Jail for '˜idiot' hit-and-run driver

The horrific incident happened in Tweed Street, Grangemouth in October 2014The horrific incident happened in Tweed Street, Grangemouth in October 2014
The horrific incident happened in Tweed Street, Grangemouth in October 2014
A driver who used his car as a weapon to mow down a young man and leave him with life-changing injuries has been jailed to await his sentence.

Steven Ballantyne was walking home from a night out with a friend when Akib Aslam attacked him, striking him with the vehicle before accelerating and swerving violently to throw him off the bonnet.

Aslam (22) was originally charged with attempting to murder the victim following the assault in Tweed Street, in Grangemouth’s Old Town, on October 25, 2014. However, the Crown accepted his guilty plea to a reduced charge of assault to severe injury, permanent disfigurement and impairment.

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At the High Court in Edinburgh today, Lord Boyd of Ducansby rejected a defence plea for Aslam to remain on bail ahead of his sentencing next month so a background report is prepared.

The judge said: “The offences to which you have plead guilty are serious ones.”

Aslam, of Bronte Place, Stenhousemuir, also admitted behaving in a threatening or abusive manner by following Mr Ballantyne and Dylan Money, revving his engine loudly, carrying out handbrake turns and driving close to them.

Advocate depute Iain McSporran said: “Steven Ballantyne did nothing to provoke any violence against him as he walked home at the end of a night out. Whatever prompted the accused and his friends to follow and harass Steven and his friend cannot begin to explain why the accused elected to use his vehicle as a weapon.

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“To drive at and collide with him then, in an escalation of what was already a stupid and reckless act, to accelerate and swerve violently whereby the victim was thrown onto the roadway, suffering life changing injuries.”

Mr Ballantyne suffered serious leg injuries in the attack. He underwent surgery and was housebound and unable to walk for three to four months afterwards.

The prosecutor said Mr Ballantyne and friends had been at a McDonalds restaurant with friends at the end of a night out.

Unemployed Aslam and his friends had been driving around in his Ford Fiesta which had stopped at the restaurant car park. Mr Ballantyne’s group noticed that a passenger in the car was shining a laser pen at them and other customers, causing annoyance.

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Mr Ballantyne and Mr Money went out to the car and asked the occupants to stop shining it, but without success.

Mr McSporran said: “At one point in annoyance Dylan threw his milkshake over the accused’s vehicle. There is no suggestion that Steven did anything at any time.”

Police were informed about the nuisance and spoke to Aslam who was asked to move on. He drove off but returned and passenger Liam Linden began shining the laser pen again.

Mr Ballantyne and Mr Money left to walk home but Aslam’s vehicle approached them with a passenger trying to throw a drink.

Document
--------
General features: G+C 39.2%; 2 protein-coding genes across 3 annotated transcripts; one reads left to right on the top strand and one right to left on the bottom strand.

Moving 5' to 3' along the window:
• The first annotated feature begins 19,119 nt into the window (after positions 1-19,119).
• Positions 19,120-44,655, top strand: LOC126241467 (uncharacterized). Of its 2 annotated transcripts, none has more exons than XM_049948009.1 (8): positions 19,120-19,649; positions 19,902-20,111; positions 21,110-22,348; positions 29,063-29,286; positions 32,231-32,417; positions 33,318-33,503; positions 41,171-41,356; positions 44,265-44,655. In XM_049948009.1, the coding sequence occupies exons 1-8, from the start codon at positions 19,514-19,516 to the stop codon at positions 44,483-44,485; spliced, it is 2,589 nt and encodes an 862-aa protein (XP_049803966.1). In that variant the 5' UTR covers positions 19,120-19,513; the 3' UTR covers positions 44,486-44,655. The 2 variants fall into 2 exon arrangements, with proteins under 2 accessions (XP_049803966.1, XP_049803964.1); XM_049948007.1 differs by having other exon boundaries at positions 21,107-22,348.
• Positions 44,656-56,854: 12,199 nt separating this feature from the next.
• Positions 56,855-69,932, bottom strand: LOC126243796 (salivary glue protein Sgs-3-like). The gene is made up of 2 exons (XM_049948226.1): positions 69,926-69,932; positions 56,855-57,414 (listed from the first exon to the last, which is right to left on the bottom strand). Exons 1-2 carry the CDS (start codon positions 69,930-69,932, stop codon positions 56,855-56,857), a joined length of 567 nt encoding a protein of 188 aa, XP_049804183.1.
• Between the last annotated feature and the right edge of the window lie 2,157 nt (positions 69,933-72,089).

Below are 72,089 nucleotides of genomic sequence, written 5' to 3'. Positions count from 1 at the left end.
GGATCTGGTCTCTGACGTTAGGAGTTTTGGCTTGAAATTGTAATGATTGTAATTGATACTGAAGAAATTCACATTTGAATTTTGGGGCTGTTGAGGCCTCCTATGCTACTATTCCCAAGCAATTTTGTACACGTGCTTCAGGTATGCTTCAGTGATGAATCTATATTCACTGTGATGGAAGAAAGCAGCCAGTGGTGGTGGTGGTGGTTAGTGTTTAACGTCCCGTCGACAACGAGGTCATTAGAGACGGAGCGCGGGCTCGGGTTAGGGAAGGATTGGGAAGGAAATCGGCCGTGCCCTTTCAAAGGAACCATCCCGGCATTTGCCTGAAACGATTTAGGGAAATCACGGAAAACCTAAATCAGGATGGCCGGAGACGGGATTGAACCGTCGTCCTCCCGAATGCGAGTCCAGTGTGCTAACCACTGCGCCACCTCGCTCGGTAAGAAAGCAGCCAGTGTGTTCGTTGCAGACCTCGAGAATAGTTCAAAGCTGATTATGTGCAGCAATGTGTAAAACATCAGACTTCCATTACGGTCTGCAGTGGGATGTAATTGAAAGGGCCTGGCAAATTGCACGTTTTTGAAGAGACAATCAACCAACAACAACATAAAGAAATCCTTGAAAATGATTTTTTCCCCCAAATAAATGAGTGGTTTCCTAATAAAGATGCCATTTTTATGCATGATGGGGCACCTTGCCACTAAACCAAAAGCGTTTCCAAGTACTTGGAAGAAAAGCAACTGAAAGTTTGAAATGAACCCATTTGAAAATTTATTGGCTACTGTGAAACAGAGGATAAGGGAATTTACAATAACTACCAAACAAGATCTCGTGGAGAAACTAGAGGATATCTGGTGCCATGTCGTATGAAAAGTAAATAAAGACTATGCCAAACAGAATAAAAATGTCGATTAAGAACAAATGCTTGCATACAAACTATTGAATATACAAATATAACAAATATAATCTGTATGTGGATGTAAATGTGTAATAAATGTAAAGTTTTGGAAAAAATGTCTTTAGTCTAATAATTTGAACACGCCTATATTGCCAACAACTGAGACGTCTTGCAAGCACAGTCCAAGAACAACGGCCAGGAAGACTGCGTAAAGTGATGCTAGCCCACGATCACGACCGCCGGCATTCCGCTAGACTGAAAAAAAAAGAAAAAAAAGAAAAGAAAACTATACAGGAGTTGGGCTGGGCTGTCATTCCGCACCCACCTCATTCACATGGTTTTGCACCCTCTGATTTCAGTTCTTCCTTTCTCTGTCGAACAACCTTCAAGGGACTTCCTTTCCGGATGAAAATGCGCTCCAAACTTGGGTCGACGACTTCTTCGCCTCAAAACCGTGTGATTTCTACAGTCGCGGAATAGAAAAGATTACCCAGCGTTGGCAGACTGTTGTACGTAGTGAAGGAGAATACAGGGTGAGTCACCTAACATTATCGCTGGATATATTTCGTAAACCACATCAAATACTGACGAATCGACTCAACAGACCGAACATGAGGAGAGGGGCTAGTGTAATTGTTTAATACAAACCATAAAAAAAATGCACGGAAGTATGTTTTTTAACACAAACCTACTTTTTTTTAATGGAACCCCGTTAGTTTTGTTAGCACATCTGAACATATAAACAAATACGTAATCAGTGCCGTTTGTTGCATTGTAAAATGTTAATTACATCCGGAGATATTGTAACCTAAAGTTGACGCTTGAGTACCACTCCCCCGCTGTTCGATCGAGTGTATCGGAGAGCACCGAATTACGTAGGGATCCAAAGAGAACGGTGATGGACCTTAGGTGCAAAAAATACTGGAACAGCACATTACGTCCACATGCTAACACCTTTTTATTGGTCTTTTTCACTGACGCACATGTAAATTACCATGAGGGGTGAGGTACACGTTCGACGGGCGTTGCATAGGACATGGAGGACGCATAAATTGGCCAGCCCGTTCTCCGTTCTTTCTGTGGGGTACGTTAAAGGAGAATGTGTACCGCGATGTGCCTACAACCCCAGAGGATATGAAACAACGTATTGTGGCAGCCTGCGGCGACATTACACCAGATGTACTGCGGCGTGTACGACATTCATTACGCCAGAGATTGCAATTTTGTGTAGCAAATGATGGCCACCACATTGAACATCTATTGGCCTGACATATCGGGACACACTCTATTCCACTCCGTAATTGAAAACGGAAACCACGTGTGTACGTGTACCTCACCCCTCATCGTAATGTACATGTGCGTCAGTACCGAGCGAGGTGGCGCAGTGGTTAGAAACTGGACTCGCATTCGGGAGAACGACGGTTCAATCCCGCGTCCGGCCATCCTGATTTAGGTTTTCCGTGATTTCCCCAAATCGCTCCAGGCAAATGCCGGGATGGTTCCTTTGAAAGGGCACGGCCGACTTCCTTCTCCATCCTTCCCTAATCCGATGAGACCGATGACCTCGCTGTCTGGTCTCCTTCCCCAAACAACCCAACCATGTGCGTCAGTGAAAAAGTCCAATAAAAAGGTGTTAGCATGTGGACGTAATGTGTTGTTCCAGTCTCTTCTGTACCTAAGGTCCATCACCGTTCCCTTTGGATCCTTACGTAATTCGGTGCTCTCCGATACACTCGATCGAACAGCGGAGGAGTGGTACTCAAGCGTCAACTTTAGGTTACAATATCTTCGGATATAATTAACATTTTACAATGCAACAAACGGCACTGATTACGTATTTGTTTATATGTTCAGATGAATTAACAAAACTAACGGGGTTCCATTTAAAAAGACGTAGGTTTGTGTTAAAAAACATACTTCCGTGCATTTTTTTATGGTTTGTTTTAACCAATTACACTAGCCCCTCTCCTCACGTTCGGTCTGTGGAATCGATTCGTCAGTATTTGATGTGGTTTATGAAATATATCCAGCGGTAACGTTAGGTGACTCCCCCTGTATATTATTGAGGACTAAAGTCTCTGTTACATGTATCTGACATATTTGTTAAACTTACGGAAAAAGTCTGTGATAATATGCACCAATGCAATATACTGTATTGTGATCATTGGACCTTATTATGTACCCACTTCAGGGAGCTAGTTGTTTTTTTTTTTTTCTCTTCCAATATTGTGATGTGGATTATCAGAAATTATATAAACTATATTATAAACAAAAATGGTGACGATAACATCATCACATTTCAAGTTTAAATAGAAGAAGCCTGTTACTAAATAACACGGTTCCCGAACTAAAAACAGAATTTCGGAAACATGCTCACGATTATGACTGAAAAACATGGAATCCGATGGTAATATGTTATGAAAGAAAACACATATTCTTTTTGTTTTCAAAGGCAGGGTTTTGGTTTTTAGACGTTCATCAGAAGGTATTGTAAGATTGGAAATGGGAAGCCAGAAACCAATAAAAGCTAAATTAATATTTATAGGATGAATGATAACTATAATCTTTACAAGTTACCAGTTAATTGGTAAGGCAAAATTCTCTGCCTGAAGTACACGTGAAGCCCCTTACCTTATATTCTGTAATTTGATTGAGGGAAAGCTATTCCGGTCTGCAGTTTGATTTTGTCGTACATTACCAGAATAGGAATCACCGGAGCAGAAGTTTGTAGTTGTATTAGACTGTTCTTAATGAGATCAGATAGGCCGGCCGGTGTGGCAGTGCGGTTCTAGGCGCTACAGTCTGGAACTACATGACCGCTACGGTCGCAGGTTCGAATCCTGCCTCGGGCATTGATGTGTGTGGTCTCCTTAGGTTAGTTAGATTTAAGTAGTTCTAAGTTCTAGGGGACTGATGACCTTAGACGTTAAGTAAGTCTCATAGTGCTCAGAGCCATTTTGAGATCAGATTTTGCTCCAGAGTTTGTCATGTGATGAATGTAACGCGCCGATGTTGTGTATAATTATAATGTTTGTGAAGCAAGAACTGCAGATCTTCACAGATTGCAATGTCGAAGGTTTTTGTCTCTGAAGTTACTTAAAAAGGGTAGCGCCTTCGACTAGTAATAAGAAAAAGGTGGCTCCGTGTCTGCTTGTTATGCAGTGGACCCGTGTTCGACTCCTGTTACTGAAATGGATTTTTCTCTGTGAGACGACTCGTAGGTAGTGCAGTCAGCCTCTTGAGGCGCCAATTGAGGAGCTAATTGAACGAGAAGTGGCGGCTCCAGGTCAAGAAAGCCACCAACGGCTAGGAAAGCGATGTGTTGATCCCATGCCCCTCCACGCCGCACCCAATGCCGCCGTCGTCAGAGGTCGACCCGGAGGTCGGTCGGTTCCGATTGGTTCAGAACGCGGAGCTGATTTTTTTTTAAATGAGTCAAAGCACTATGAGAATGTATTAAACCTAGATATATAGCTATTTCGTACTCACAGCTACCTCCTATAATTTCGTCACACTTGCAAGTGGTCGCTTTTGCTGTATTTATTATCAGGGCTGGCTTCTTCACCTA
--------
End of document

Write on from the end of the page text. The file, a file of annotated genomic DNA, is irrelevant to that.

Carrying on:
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They saw the Fiesta park up and wait for them. They walked past and started crossing the road, but the car pulled out and was heard to speed up and was seen driving on the wrong side of the road.

The prosecutor said: “Steven described the accused as ‘driving like an idiot, making his tyres squeal and pulling handbrake up’ to turn the vehicle to follow them.

“The vehicle drove unnecessarily close to them several times, making them fear that they may be struck.”

The car was driven into a gravel car park where its engine was revved and handbrake turns performed. The advocate depute said both young men had become so concerned for their safety that they tried to call their fathers.

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At Tweed Street Aslam again drove very close to Mr Money before driving towards Mr Ballantyne who was still on the roadway.

“The accused drove his car deliberately at Steven who was unable to avoid the collision which forced him onto the bonnet of the car. It is understood that had the car stopped then, the likelihood of any injury being caused to Steven would have been minimal.

“Instead the accused accelerated while Steven was trying to find something to hold onto. He feared the accused was going to drive into a parked car but he started weaving the car from side to side which caused Steven to be thrown from the bonnet to the side.”

“He landed badly on the roadway and it is this which caused the injuries. He was unable to move and in great pain.”

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The victim was taken to hospital and found to have sustained a major fracture to his left ankle and a severe injury with ligament damage. His family doctor reported that both the mental and physical consequences of the attack remain significant.

The doctor knew him before the incident and described the difference in him as “like night and day”, the court heard.

Benefit claimant Aslam later claimed in an interview with police the victim had jumped on the bonnet of his car, hitting his windscreen and he panicked and braked which made him fall off the vehicle.

He will be sentenced at the High Court next month.

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